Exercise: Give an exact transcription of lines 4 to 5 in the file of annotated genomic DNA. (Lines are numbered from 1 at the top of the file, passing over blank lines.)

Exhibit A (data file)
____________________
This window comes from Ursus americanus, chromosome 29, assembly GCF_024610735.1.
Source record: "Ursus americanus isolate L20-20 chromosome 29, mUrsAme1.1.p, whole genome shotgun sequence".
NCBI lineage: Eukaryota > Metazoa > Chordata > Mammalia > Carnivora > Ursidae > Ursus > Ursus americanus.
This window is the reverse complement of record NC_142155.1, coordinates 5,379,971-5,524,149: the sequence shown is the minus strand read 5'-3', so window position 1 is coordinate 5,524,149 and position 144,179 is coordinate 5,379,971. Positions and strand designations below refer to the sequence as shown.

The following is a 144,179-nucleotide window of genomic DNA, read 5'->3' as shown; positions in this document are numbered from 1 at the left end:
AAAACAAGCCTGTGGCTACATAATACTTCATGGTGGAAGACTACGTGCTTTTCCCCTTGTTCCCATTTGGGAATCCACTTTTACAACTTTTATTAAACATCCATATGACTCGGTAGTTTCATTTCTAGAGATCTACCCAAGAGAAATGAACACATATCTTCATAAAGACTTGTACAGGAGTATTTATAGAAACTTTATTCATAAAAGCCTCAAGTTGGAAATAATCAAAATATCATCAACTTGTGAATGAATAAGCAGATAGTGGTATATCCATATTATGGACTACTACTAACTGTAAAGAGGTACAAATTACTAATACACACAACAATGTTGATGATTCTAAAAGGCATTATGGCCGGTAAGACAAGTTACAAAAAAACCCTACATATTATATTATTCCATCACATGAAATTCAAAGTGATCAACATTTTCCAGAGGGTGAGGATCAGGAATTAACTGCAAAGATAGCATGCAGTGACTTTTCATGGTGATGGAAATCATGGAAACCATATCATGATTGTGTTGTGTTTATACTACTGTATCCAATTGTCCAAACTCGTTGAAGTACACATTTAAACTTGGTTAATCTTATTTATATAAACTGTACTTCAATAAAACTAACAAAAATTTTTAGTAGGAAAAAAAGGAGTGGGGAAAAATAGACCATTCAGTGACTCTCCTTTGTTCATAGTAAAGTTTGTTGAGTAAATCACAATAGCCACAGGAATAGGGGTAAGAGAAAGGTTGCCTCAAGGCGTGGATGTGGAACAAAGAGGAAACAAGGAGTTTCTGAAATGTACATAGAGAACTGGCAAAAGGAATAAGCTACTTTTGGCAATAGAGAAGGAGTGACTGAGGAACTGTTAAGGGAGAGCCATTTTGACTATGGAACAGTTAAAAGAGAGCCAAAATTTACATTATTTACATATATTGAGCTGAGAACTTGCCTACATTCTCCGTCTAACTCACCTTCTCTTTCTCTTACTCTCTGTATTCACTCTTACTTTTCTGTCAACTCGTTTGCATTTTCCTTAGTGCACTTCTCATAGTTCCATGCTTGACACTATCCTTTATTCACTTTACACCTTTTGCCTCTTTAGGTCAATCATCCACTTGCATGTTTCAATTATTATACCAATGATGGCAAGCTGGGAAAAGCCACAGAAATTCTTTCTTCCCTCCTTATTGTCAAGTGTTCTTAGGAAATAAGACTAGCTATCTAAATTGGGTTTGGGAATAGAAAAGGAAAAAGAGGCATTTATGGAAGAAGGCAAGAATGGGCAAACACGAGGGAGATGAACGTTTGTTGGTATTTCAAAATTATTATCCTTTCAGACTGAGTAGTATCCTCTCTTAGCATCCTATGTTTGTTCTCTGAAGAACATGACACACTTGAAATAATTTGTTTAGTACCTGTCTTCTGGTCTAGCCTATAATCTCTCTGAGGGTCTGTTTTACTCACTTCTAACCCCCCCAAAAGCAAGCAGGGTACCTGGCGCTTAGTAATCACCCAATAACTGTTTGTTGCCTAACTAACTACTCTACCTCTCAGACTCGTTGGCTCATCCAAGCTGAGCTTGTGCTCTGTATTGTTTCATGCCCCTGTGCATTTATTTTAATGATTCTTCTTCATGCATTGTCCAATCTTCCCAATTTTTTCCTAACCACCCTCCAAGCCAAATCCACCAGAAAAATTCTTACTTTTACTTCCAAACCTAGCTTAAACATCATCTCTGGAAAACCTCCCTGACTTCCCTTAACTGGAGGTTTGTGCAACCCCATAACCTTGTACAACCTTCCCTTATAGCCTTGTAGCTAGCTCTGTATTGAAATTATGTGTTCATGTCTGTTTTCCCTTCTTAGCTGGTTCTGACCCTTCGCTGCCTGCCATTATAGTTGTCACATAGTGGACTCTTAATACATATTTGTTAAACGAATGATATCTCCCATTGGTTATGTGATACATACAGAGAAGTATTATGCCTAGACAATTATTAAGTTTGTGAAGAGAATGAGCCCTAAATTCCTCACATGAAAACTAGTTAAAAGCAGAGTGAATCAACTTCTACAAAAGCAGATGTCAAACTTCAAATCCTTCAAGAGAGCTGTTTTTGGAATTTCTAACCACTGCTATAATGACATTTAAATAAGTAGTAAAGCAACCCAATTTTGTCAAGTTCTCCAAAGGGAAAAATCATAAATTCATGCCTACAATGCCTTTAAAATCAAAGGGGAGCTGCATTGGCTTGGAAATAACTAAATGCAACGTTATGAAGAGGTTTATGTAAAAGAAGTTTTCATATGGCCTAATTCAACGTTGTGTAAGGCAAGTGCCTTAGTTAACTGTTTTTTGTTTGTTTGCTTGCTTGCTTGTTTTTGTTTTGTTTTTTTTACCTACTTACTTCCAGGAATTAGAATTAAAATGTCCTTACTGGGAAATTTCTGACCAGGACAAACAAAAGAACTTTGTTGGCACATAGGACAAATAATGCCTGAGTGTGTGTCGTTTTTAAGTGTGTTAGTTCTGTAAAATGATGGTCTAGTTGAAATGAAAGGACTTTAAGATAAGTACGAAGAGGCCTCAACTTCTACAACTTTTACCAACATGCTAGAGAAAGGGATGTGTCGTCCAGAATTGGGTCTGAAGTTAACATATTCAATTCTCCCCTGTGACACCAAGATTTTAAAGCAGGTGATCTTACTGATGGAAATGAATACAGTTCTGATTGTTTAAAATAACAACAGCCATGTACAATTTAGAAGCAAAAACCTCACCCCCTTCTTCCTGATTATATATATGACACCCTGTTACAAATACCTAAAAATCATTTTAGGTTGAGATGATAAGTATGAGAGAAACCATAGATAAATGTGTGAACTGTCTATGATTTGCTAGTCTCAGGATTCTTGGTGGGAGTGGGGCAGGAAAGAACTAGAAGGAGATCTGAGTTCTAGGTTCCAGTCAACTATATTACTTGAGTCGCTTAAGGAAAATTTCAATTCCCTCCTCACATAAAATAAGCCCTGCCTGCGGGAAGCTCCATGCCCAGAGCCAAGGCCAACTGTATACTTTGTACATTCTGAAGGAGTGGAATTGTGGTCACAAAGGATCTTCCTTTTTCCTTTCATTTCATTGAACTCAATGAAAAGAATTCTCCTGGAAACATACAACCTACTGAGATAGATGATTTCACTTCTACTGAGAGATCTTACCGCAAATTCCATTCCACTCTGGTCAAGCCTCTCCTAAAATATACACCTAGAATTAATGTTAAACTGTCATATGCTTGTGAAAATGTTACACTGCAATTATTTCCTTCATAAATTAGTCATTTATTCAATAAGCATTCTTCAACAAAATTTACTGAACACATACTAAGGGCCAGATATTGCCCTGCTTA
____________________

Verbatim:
This window is the reverse complement of record NC_142155.1, coordinates 5,379,971-5,524,149: the sequence shown is the minus strand read 5'-3', so window position 1 is coordinate 5,524,149 and position 144,179 is coordinate 5,379,971. Positions and strand designations below refer to the sequence as shown.

The following is a 144,179-nucleotide window of genomic DNA, read 5'->3' as shown; positions in this document are numbered from 1 at the left end: